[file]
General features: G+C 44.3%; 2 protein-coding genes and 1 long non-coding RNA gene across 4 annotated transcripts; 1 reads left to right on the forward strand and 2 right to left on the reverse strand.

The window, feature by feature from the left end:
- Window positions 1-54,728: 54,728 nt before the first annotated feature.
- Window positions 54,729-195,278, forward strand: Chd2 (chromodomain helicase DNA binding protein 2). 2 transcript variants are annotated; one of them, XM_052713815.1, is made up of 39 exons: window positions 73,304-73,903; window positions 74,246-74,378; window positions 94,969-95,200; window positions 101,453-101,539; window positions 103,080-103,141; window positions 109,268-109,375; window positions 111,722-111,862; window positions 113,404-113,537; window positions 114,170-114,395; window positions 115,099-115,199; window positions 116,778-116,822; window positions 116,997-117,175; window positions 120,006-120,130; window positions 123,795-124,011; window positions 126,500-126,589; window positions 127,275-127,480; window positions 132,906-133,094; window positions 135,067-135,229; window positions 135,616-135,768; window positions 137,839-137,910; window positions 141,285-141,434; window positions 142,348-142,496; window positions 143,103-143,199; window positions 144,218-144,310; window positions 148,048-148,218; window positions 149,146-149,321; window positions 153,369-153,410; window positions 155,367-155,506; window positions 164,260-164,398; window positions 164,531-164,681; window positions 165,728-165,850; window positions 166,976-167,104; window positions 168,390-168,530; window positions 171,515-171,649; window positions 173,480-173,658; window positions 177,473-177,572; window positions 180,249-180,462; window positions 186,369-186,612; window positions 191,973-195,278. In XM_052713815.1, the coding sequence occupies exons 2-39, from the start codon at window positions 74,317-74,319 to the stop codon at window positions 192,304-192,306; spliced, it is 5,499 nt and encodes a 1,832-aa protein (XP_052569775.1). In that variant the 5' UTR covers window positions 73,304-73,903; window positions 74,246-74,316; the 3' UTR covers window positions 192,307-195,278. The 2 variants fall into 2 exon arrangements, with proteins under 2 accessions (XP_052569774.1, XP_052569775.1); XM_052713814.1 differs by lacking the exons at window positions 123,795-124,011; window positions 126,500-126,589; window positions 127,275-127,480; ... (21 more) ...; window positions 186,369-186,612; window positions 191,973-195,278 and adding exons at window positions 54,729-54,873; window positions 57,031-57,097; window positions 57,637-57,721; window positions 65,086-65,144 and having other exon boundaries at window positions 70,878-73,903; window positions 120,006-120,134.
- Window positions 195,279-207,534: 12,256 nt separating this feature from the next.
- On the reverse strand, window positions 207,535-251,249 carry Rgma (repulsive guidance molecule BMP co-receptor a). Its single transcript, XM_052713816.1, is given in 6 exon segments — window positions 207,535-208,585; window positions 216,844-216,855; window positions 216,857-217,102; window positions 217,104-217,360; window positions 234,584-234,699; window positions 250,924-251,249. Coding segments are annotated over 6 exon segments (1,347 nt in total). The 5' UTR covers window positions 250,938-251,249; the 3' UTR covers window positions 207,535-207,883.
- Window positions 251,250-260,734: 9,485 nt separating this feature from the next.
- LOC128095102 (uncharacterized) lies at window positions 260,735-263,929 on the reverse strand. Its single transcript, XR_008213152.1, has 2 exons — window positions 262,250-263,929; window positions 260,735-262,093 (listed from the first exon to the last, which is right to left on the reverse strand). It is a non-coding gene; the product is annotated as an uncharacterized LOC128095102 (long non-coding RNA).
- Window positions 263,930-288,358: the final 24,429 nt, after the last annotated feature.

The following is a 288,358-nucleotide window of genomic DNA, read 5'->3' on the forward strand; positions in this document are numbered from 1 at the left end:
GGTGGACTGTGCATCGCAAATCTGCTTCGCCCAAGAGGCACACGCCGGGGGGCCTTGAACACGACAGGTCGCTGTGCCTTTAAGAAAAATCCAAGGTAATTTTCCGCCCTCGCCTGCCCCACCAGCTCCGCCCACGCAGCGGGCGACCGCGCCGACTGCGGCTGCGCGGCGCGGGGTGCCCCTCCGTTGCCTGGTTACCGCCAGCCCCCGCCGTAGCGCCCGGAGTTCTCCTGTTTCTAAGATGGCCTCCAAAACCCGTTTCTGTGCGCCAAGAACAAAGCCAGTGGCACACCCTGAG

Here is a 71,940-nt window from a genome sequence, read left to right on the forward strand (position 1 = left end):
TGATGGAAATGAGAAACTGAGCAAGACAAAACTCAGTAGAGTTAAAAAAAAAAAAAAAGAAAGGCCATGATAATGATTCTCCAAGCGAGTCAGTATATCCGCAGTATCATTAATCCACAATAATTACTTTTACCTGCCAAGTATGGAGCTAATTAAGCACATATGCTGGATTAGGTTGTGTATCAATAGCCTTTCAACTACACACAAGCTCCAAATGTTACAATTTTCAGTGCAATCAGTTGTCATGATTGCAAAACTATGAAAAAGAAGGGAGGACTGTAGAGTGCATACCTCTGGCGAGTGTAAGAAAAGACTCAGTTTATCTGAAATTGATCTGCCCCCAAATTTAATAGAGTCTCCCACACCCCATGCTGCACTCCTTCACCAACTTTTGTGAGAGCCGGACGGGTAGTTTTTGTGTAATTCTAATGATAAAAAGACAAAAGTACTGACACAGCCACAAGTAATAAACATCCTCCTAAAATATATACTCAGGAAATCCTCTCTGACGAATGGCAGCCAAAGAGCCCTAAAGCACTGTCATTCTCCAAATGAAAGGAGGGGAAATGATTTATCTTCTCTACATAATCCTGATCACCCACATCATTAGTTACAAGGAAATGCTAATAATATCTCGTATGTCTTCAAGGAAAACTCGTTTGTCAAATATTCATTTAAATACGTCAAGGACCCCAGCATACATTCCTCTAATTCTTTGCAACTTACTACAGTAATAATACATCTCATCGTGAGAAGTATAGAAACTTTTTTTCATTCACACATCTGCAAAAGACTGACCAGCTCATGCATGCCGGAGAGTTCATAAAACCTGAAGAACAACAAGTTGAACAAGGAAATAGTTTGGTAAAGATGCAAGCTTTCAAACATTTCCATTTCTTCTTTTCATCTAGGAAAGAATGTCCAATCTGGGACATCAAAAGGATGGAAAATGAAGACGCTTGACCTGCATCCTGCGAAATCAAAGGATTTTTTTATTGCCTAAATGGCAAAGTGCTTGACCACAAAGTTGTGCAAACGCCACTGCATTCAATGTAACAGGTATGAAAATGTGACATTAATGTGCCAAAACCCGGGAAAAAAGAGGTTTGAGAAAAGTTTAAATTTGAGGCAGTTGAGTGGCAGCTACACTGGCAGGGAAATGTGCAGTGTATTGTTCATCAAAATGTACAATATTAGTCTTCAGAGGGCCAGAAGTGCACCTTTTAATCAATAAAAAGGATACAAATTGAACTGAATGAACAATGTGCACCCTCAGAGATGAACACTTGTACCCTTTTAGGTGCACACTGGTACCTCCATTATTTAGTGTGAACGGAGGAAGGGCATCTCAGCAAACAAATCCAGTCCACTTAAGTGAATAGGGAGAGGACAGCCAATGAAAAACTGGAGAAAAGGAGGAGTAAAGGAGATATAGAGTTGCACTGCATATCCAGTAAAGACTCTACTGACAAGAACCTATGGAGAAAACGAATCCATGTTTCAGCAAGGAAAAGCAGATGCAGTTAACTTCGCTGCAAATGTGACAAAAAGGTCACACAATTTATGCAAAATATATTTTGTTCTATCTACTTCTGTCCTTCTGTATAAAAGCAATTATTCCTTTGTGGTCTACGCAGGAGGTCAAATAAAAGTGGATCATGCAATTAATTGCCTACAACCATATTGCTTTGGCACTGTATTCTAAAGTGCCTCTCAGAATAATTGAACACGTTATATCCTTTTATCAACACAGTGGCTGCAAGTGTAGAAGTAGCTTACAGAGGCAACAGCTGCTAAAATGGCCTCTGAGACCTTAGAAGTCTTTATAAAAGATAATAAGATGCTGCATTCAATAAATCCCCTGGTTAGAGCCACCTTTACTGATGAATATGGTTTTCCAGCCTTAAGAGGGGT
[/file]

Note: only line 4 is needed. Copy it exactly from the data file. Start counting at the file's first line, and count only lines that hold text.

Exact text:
- Window positions 54,729-195,278, forward strand: Chd2 (chromodomain helicase DNA binding protein 2). 2 transcript variants are annotated; one of them, XM_052713815.1, is made up of 39 exons: window positions 73,304-73,903; window positions 74,246-74,378; window positions 94,969-95,200; window positions 101,453-101,539; window positions 103,080-103,141; window positions 109,268-109,375; window positions 111,722-111,862; window positions 113,404-113,537; window positions 114,170-114,395; window positions 115,099-115,199; window positions 116,778-116,822; window positions 116,997-117,175; window positions 120,006-120,130; window positions 123,795-124,011; window positions 126,500-126,589; window positions 127,275-127,480; window positions 132,906-133,094; window positions 135,067-135,229; window positions 135,616-135,768; window positions 137,839-137,910; window positions 141,285-141,434; window positions 142,348-142,496; window positions 143,103-143,199; window positions 144,218-144,310; window positions 148,048-148,218; window positions 149,146-149,321; window positions 153,369-153,410; window positions 155,367-155,506; window positions 164,260-164,398; window positions 164,531-164,681; window positions 165,728-165,850; window positions 166,976-167,104; window positions 168,390-168,530; window positions 171,515-171,649; window positions 173,480-173,658; window positions 177,473-177,572; window positions 180,249-180,462; window positions 186,369-186,612; window positions 191,973-195,278. In XM_052713815.1, the coding sequence occupies exons 2-39, from the start codon at window positions 74,317-74,319 to the stop codon at window positions 192,304-192,306; spliced, it is 5,499 nt and encodes a 1,832-aa protein (XP_052569775.1). In that variant the 5' UTR covers window positions 73,304-73,903; window positions 74,246-74,316; the 3' UTR covers window positions 192,307-195,278. The 2 variants fall into 2 exon arrangements, with proteins under 2 accessions (XP_052569774.1, XP_052569775.1); XM_052713814.1 differs by lacking the exons at window positions 123,795-124,011; window positions 126,500-126,589; window positions 127,275-127,480; ... (21 more) ...; window positions 186,369-186,612; window positions 191,973-195,278 and adding exons at window positions 54,729-54,873; window positions 57,031-57,097; window positions 57,637-57,721; window positions 65,086-65,144 and having other exon boundaries at window positions 70,878-73,903; window positions 120,006-120,134.